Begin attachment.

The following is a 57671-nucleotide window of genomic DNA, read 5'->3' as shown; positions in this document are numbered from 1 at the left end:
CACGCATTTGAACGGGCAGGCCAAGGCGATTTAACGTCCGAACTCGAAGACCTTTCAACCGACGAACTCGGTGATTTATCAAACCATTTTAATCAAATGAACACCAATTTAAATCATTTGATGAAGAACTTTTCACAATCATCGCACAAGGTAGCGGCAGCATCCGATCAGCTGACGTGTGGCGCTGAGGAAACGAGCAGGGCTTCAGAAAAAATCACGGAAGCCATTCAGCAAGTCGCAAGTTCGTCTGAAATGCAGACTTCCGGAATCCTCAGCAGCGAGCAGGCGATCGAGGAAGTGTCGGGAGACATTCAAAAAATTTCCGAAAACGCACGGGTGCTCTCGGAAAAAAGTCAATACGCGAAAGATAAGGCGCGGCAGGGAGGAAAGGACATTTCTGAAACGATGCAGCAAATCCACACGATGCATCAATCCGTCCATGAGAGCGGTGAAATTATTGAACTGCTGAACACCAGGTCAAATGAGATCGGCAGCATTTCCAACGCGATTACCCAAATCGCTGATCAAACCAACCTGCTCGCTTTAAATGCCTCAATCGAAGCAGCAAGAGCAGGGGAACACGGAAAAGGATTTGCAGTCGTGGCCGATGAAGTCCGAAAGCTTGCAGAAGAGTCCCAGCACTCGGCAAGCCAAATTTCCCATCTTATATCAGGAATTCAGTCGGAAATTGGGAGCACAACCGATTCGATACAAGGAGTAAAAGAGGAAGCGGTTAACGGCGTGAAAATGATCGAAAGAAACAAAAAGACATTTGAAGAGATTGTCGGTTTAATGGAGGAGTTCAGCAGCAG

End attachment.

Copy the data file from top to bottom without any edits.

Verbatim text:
The following is a 57671-nucleotide window of genomic DNA, read 5'->3' as shown; positions in this document are numbered from 1 at the left end:
CACGCATTTGAACGGGCAGGCCAAGGCGATTTAACGTCCGAACTCGAAGACCTTTCAACCGACGAACTCGGTGATTTATCAAACCATTTTAATCAAATGAACACCAATTTAAATCATTTGATGAAGAACTTTTCACAATCATCGCACAAGGTAGCGGCAGCATCCGATCAGCTGACGTGTGGCGCTGAGGAAACGAGCAGGGCTTCAGAAAAAATCACGGAAGCCATTCAGCAAGTCGCAAGTTCGTCTGAAATGCAGACTTCCGGAATCCTCAGCAGCGAGCAGGCGATCGAGGAAGTGTCGGGAGACATTCAAAAAATTTCCGAAAACGCACGGGTGCTCTCGGAAAAAAGTCAATACGCGAAAGATAAGGCGCGGCAGGGAGGAAAGGACATTTCTGAAACGATGCAGCAAATCCACACGATGCATCAATCCGTCCATGAGAGCGGTGAAATTATTGAACTGCTGAACACCAGGTCAAATGAGATCGGCAGCATTTCCAACGCGATTACCCAAATCGCTGATCAAACCAACCTGCTCGCTTTAAATGCCTCAATCGAAGCAGCAAGAGCAGGGGAACACGGAAAAGGATTTGCAGTCGTGGCCGATGAAGTCCGAAAGCTTGCAGAAGAGTCCCAGCACTCGGCAAGCCAAATTTCCCATCTTATATCAGGAATTCAGTCGGAAATTGGGAGCACAACCGATTCGATACAAGGAGTAAAAGAGGAAGCGGTTAACGGCGTGAAAATGATCGAAAGAAACAAAAAGACATTTGAAGAGATTGTCGGTTTAATGGAGGAGTTCAGCAGCAG